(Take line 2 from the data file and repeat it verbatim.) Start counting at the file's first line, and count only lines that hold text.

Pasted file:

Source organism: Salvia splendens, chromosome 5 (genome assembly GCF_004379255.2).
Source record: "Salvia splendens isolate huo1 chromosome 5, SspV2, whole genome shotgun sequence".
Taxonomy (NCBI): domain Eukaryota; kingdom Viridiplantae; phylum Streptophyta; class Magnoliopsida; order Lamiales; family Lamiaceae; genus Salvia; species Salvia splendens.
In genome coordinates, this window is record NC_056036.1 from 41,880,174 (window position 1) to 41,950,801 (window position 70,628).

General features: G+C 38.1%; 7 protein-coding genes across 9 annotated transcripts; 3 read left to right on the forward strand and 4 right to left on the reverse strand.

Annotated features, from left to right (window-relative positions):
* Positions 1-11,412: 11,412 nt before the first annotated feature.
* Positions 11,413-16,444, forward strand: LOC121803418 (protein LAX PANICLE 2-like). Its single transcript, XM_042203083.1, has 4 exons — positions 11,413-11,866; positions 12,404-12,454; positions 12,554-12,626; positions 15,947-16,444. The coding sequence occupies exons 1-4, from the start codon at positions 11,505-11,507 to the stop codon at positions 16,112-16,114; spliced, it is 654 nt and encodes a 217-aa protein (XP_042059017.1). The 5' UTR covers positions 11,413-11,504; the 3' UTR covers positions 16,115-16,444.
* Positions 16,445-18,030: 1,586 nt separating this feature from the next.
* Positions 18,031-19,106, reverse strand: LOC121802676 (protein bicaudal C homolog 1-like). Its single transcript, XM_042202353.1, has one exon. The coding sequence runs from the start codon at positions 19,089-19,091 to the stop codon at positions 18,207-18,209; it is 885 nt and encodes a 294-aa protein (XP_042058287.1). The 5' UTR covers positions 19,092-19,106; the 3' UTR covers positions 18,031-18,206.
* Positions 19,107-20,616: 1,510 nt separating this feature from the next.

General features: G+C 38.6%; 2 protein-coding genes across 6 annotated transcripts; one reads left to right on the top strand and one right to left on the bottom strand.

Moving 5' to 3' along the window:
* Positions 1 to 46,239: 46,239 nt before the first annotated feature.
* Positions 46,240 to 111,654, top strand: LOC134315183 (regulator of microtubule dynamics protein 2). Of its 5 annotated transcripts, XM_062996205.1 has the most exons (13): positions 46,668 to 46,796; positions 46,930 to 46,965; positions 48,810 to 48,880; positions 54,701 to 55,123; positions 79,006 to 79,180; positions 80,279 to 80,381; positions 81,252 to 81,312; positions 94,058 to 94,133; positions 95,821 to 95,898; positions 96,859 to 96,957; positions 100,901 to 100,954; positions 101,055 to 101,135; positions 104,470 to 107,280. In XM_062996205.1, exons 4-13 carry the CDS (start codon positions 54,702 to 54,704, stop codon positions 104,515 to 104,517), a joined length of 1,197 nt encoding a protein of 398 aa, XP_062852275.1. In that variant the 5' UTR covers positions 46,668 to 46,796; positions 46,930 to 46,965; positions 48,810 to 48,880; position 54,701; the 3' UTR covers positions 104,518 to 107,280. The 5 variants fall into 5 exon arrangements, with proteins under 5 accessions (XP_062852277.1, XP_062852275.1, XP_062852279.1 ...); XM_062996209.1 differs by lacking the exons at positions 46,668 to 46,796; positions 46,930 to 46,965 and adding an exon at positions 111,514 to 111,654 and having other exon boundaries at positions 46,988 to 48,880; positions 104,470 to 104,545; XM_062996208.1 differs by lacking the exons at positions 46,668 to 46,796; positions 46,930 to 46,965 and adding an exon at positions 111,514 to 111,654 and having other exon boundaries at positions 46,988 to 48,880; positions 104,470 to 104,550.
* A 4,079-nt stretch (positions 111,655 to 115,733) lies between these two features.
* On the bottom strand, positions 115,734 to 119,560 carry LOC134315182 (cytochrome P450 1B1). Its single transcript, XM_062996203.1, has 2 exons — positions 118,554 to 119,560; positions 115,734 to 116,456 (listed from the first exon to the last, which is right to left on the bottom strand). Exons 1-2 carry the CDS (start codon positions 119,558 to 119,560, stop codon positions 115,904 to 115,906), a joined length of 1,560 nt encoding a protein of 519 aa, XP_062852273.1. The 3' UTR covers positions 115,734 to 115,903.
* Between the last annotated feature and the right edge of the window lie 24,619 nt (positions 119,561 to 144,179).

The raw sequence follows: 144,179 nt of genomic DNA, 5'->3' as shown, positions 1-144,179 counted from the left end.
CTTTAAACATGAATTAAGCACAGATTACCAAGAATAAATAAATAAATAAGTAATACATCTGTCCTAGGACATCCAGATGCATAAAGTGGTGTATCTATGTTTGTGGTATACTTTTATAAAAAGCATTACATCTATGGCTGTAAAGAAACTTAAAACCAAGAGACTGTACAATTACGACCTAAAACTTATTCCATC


Source record: "Salvia splendens isolate huo1 chromosome 5, SspV2, whole genome shotgun sequence".